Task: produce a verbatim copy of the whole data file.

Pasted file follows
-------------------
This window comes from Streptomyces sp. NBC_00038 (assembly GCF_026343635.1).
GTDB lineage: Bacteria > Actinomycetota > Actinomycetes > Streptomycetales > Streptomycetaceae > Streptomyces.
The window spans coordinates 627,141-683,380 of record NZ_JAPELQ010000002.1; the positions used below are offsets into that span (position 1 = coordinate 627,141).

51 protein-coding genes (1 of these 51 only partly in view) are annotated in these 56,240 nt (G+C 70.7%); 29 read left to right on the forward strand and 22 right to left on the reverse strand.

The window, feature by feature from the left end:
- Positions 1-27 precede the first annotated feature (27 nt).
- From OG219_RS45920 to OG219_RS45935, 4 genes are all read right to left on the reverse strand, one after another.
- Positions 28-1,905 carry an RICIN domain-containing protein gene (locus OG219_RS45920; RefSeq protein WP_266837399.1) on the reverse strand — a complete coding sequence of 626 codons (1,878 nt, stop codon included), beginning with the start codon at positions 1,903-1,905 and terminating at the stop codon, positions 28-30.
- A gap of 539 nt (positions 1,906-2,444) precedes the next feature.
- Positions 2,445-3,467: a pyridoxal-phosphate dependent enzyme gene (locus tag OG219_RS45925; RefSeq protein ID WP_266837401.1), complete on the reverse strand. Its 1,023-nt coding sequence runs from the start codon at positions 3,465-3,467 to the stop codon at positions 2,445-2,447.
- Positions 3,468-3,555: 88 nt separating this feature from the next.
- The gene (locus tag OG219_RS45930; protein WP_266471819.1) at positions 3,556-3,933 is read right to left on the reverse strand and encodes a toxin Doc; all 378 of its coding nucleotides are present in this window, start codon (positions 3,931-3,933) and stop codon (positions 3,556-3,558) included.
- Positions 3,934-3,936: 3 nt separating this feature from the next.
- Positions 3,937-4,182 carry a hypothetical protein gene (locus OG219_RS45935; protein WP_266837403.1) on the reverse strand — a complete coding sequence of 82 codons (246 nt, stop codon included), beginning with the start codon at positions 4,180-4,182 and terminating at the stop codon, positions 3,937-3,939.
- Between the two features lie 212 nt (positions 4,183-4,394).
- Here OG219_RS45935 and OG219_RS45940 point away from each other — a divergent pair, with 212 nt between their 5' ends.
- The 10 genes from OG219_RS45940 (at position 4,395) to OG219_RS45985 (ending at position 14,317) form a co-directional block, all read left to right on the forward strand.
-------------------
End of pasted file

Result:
This window comes from Streptomyces sp. NBC_00038 (assembly GCF_026343635.1).
GTDB lineage: Bacteria > Actinomycetota > Actinomycetes > Streptomycetales > Streptomycetaceae > Streptomyces.
The window spans coordinates 627,141-683,380 of record NZ_JAPELQ010000002.1; the positions used below are offsets into that span (position 1 = coordinate 627,141).

51 protein-coding genes (1 of these 51 only partly in view) are annotated in these 56,240 nt (G+C 70.7%); 29 read left to right on the forward strand and 22 right to left on the reverse strand.

The window, feature by feature from the left end:
- Positions 1-27 precede the first annotated feature (27 nt).
- From OG219_RS45920 to OG219_RS45935, 4 genes are all read right to left on the reverse strand, one after another.
- Positions 28-1,905 carry an RICIN domain-containing protein gene (locus OG219_RS45920; RefSeq protein WP_266837399.1) on the reverse strand — a complete coding sequence of 626 codons (1,878 nt, stop codon included), beginning with the start codon at positions 1,903-1,905 and terminating at the stop codon, positions 28-30.
- A gap of 539 nt (positions 1,906-2,444) precedes the next feature.
- Positions 2,445-3,467: a pyridoxal-phosphate dependent enzyme gene (locus tag OG219_RS45925; RefSeq protein ID WP_266837401.1), complete on the reverse strand. Its 1,023-nt coding sequence runs from the start codon at positions 3,465-3,467 to the stop codon at positions 2,445-2,447.
- Positions 3,468-3,555: 88 nt separating this feature from the next.
- The gene (locus tag OG219_RS45930; protein WP_266471819.1) at positions 3,556-3,933 is read right to left on the reverse strand and encodes a toxin Doc; all 378 of its coding nucleotides are present in this window, start codon (positions 3,931-3,933) and stop codon (positions 3,556-3,558) included.
- Positions 3,934-3,936: 3 nt separating this feature from the next.
- Positions 3,937-4,182 carry a hypothetical protein gene (locus OG219_RS45935; protein WP_266837403.1) on the reverse strand — a complete coding sequence of 82 codons (246 nt, stop codon included), beginning with the start codon at positions 4,180-4,182 and terminating at the stop codon, positions 3,937-3,939.
- Between the two features lie 212 nt (positions 4,183-4,394).
- Here OG219_RS45935 and OG219_RS45940 point away from each other — a divergent pair, with 212 nt between their 5' ends.
- The 10 genes from OG219_RS45940 (at position 4,395) to OG219_RS45985 (ending at position 14,317) form a co-directional block, all read left to right on the forward strand.